Fiber To Prevent Weight Gain

Dr. Tim Harlan, aka Dr. Gourmet, explains the science behind the push to increase your fibrous intake.

Dr. Tim Harlan aka Dr. Gourmet

Special for HealthKey.com

June 30, 2010


There's a lot of talk about fiber these days. You see it all over food packages and it might help you feel better about the selections that you are making at the grocery store. But why?

Well there's clear evidence that a high fiber diet can help prevent some cancers and reduces your risk of heart disease and diabetes. People with high cholesterol can help improve their cholesterol profile by getting more fiber in their diet. At the same time all of these conditions are associated with being overweight; could getting more fiber in your diet actually help you avoid gaining weight? And if so, does it matter whether your fiber intake is from soluble fiber (from fruits, barley and oats) or insoluble fiber (whole grains like whole wheat grains and cereal grains such as rice or seeds)?

Study Suggests Fiber Aids Weight Loss

An international team of scientists utilized data gathered from a study performed in five European countries, including about 90,000 people and lasting almost fifteen years. At the beginning and end of the study, each participant was weighed, their height recorded and their waist measurements taken. In addition, at the start of the study the participants filled out a detailed food questionnaire to assess their regular diet.

The researchers then totaled the amount of fiber each subject consumed from fruits and vegetables or from whole grains. They then compared those totals to the changes in each person's weight and waist circumference from the beginning and at the end of the study.

Insoluble Fiber Wins

Interestingly, they found that those participants who ate more than 10 grams per day of fiber from all sources actually lost a small amount of weight, on average, over the course of the study. ("Small" meaning less than one-tenth of a pound per year.) Similarly, their waist measurements also decreased by a very small amount (about 1 millimeter per year).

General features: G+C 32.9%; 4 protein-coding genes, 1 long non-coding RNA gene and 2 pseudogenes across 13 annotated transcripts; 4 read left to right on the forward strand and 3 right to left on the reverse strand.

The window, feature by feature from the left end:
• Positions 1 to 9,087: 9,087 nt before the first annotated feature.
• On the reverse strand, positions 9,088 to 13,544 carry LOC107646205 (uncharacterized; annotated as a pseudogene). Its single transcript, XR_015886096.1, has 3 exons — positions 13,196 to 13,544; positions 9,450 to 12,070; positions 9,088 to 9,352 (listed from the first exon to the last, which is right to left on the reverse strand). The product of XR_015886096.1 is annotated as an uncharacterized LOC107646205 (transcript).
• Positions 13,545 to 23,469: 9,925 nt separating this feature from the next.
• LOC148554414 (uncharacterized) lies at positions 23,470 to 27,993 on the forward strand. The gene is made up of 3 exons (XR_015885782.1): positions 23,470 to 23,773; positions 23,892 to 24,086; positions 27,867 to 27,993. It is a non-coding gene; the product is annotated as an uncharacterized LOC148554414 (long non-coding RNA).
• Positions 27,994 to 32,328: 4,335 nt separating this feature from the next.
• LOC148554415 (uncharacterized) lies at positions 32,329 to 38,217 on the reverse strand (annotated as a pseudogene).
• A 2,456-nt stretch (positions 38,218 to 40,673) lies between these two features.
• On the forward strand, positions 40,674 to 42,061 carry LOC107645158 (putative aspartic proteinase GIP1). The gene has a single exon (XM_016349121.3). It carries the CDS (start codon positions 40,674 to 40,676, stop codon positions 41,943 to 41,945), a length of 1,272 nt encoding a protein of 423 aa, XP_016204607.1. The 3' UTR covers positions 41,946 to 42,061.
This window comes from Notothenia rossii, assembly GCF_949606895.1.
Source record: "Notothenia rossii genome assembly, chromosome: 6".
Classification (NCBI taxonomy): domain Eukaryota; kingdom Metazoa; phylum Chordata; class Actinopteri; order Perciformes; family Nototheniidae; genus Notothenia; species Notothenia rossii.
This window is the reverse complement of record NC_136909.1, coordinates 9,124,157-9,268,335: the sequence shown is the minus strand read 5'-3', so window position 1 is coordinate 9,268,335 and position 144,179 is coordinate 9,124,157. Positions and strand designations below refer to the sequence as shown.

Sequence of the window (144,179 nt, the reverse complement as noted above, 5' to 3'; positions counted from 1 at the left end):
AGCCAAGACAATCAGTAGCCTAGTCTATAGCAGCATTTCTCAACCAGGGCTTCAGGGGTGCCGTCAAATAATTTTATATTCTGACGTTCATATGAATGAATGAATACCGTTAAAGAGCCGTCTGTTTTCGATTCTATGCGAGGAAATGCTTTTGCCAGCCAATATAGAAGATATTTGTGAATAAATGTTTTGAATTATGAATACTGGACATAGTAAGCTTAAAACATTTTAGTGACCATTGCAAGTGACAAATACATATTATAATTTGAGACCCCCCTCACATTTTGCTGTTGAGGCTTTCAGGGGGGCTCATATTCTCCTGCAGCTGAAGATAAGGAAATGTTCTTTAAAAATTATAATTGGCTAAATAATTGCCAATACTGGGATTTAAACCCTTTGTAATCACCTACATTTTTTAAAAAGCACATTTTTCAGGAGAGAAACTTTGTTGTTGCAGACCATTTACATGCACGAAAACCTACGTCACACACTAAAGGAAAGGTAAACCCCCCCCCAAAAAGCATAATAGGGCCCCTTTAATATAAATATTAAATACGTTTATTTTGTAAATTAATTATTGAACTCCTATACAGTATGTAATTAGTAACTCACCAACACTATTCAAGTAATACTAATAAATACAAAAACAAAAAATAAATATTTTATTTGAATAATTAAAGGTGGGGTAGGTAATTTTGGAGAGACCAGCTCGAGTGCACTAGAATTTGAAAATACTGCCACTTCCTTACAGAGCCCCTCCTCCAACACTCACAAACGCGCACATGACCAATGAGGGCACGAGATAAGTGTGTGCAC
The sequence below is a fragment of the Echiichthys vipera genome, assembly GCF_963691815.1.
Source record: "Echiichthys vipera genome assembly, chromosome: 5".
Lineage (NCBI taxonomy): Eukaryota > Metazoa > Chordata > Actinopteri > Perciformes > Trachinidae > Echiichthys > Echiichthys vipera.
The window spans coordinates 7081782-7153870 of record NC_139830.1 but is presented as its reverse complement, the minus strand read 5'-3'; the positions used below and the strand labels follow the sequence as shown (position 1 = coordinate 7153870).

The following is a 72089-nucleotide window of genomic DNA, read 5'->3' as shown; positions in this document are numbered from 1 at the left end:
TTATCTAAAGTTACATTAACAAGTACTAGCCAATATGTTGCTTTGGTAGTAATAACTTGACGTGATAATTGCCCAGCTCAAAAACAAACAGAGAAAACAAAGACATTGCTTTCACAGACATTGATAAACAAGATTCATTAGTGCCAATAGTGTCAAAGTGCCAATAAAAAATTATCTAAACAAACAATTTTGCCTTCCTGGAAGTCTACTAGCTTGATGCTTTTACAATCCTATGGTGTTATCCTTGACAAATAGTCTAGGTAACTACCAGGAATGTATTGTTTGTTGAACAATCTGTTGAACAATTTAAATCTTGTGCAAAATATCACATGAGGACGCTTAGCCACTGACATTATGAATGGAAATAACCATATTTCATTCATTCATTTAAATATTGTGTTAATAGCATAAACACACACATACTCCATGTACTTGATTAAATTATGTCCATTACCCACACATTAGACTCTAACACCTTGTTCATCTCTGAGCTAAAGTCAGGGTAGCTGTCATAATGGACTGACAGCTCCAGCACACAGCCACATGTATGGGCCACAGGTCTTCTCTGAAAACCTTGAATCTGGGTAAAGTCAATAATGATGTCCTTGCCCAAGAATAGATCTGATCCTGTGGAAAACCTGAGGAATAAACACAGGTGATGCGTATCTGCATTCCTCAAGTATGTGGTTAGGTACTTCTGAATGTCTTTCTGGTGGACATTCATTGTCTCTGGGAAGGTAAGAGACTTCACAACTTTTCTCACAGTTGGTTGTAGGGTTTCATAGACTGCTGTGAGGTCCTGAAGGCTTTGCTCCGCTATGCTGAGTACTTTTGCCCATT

But what's really fascinating is that when the researchers further looked at what types of fiber people were eating, they saw that those consuming their 10 grams of fiber from cereal grains (including foods such as rice, pasta, breads and breakfast cereals) were least likely to gain weight or waist circumference. Those whose 10 grams of fiber per day was primarily from fruits, oats and vegetables higher in soluble fiber gained about the same amount of weight and waist circumference as those who actually ate the least fiber.

Fiber = Filling

The results from this study suggest that eating more insoluble fiber (from cereals and whole grains) than soluble fiber (fruits and some vegetables) may help you avoid weight gain over time. There have been other studies that suggest that if you're trying to lose weight, a higher fiber diet can help increase the amount of weight you lose over a diet with the same amount of calories but less fiber.

What we do know is that higher fiber foods help you feel more satisfied and that people who are constantly hungry don't get enough fiber from any source. While eating foods high in insoluble fiber might help your weight, getting more fiber—of any kind—is key. And we know that fruits and veggies offer other benefits including vitamins, minerals and antioxidants. So, choose whole grains in your recipes like whole-wheat pasta, brown rice, quinoa, bran flakes, wild rice whenever you can, and snack on fruits and vegetables.

Eat well, eat healthy, enjoy life!

Dr. Gourmet

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